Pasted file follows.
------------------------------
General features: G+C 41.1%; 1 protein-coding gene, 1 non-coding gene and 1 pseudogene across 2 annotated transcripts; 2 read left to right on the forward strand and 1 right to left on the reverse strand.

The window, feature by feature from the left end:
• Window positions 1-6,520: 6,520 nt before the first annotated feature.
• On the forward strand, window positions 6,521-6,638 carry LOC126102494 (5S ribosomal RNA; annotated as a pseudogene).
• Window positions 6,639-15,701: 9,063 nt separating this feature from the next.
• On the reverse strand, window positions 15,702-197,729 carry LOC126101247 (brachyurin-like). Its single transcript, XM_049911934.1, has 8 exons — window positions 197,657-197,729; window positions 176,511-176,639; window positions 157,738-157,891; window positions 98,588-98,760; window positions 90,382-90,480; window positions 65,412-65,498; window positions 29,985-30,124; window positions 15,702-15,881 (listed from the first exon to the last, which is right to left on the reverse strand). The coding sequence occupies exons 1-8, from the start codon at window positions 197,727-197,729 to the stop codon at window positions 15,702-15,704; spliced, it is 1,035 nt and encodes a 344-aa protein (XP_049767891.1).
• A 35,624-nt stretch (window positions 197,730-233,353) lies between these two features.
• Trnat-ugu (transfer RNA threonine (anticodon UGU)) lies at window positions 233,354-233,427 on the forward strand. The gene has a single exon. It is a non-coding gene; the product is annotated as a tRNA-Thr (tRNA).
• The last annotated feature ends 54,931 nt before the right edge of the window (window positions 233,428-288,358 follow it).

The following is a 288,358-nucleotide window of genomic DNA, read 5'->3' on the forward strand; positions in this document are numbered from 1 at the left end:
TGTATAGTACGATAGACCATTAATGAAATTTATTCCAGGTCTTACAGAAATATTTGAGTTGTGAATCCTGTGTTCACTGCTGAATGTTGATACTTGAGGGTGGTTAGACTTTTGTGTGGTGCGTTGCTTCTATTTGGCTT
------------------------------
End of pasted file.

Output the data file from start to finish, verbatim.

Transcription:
General features: G+C 41.1%; 1 protein-coding gene, 1 non-coding gene and 1 pseudogene across 2 annotated transcripts; 2 read left to right on the forward strand and 1 right to left on the reverse strand.

The window, feature by feature from the left end:
• Window positions 1-6,520: 6,520 nt before the first annotated feature.
• On the forward strand, window positions 6,521-6,638 carry LOC126102494 (5S ribosomal RNA; annotated as a pseudogene).
• Window positions 6,639-15,701: 9,063 nt separating this feature from the next.
• On the reverse strand, window positions 15,702-197,729 carry LOC126101247 (brachyurin-like). Its single transcript, XM_049911934.1, has 8 exons — window positions 197,657-197,729; window positions 176,511-176,639; window positions 157,738-157,891; window positions 98,588-98,760; window positions 90,382-90,480; window positions 65,412-65,498; window positions 29,985-30,124; window positions 15,702-15,881 (listed from the first exon to the last, which is right to left on the reverse strand). The coding sequence occupies exons 1-8, from the start codon at window positions 197,727-197,729 to the stop codon at window positions 15,702-15,704; spliced, it is 1,035 nt and encodes a 344-aa protein (XP_049767891.1).
• A 35,624-nt stretch (window positions 197,730-233,353) lies between these two features.
• Trnat-ugu (transfer RNA threonine (anticodon UGU)) lies at window positions 233,354-233,427 on the forward strand. The gene has a single exon. It is a non-coding gene; the product is annotated as a tRNA-Thr (tRNA).
• The last annotated feature ends 54,931 nt before the right edge of the window (window positions 233,428-288,358 follow it).

The following is a 288,358-nucleotide window of genomic DNA, read 5'->3' on the forward strand; positions in this document are numbered from 1 at the left end:
TGTATAGTACGATAGACCATTAATGAAATTTATTCCAGGTCTTACAGAAATATTTGAGTTGTGAATCCTGTGTTCACTGCTGAATGTTGATACTTGAGGGTGGTTAGACTTTTGTGTGGTGCGTTGCTTCTATTTGGCTT